There could so easily have been another Ready Cash representative, but Dancinginthedark M broke in the last turn in his elimination and thus missed out a spot in the final. Dancinginthedark M is a son of Readly Express, the blue-blooded Swedish-born winner of the 2018 Prix d’Amerique. Readly Express’ maternal pedigree goes back to Matina Hanover, dam of Mack Lobell, and features European elite stallions Viking Kronos and Sugarcane Hanover. Had Dancinginthedark M qualified to the final, he would have been a candidate to become the third winner in only four years to have a pedigree completely void of Valley Victory (Forbidden Trade and Perfect Spirit are the other two).

As mentioned above, in earlier times it was not uncommon for trotters to have some pacing element relatively close up in their pedigree. One curious example is the legendary Greyhound, whose both paternal and maternal grandmother were pacers (and oddly enough, both with a p2:04 ¼ record).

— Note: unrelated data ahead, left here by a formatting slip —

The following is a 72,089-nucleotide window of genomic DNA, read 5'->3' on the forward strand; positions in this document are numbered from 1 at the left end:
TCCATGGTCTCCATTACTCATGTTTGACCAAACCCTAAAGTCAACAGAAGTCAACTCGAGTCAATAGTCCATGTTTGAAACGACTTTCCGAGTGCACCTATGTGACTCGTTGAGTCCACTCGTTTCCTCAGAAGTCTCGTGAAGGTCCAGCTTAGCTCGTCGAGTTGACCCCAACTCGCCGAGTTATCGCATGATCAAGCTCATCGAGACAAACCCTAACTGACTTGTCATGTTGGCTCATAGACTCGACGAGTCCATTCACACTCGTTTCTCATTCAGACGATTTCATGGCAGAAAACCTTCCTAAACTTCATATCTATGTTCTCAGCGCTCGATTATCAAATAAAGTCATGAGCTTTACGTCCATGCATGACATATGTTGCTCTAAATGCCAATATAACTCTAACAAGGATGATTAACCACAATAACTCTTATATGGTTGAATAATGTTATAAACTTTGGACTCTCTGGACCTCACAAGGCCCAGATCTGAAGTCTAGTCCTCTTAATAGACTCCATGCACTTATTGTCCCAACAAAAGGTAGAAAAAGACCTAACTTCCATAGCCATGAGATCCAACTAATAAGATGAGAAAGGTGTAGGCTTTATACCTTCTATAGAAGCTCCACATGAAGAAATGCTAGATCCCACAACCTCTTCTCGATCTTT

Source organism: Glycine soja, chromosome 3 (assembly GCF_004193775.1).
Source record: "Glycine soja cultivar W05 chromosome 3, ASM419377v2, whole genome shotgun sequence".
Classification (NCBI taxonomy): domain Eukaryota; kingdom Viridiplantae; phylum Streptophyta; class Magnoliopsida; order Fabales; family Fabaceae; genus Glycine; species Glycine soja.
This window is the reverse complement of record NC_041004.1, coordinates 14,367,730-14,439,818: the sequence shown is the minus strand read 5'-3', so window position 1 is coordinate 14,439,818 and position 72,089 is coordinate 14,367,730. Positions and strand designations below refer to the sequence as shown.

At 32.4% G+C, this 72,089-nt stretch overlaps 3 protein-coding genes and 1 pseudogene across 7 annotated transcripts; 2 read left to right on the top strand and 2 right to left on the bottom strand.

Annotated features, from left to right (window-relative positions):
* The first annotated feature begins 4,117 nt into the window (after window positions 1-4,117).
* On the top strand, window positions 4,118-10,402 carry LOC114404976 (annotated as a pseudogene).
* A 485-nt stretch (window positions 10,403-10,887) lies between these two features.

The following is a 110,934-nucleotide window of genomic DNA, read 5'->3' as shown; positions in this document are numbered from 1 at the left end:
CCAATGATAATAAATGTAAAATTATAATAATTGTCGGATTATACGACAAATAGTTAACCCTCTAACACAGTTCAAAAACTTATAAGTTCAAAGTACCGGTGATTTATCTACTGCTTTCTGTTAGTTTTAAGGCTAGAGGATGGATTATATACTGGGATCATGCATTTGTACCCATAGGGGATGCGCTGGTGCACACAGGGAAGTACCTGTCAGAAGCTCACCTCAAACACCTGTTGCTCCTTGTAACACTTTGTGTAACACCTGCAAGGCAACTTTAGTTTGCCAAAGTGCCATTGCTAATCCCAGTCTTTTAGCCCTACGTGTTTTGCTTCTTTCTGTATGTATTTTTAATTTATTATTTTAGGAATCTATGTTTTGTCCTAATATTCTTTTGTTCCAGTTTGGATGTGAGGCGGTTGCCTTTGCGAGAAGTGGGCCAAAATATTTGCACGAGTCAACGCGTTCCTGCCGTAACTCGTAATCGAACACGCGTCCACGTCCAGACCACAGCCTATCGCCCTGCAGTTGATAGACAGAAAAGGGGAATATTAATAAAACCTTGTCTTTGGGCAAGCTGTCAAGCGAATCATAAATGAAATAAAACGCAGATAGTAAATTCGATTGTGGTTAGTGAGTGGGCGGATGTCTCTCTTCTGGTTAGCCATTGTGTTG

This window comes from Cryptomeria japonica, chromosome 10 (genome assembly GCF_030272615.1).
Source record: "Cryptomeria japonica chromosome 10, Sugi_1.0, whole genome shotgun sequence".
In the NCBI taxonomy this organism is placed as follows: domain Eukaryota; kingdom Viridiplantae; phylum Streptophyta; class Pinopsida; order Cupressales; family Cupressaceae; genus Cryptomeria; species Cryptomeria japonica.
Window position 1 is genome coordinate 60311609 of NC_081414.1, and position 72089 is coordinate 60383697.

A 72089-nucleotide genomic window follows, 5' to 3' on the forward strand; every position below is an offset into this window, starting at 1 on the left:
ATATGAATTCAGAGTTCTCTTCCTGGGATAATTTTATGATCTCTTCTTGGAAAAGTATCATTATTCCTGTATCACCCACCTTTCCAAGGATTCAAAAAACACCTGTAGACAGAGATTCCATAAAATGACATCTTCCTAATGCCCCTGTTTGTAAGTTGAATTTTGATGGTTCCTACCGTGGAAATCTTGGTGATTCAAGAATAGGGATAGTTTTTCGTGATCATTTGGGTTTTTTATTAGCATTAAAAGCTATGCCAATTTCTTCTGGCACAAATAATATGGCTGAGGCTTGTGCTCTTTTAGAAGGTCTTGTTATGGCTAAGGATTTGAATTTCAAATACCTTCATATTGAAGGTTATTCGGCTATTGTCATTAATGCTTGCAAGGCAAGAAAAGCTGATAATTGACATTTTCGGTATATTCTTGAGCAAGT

In the last 50 years, few North American breeders have been willing to experiment by crossing the two gaits. Norman Woolworth had no qualms about experimenting, and the 1976 heat winner Zoot Suit was one such trotter. In recent years, Richard Hans in Maryland has bred numerous mares to his pacing stallion Cams Rocket. The best one to emerge from these experiments, the world champion Googoo Gaagaa, was a spectacular trotter when he was sound. The now 12-year-old Googoo Gaagaa was exported to Sweden two years ago, but not before producing Captain Corey. The three-year-old colt won his elimination heat in impressive fashion, and will be one of the favourites in the final. He could be the first Hambletonian winner to trace his paternal pedigree to Meadow Skipper.

Though North American breeders are skeptical, European breeders are not scared of mixing pacers and trotters. In Europe, Zoot Suit was tremendously popular, and had close to 1,500 foals. In Sweden, Googoo Gaagaa’s book is full and closed, while Hayden Hanover – a pure-bred pacing son of Somebeachsomewhere – has been a relatively popular stallion in his first year at stud. Several breeders have also imported pacing mares and bred them to trotting stallions. This year’s winner of the Elitlopp, Don Fanucci Zet, is a son of Hard Livin and pacing mare Kissed By The West – a daughter of Western Terror out of a Jennas Beach Boy mare.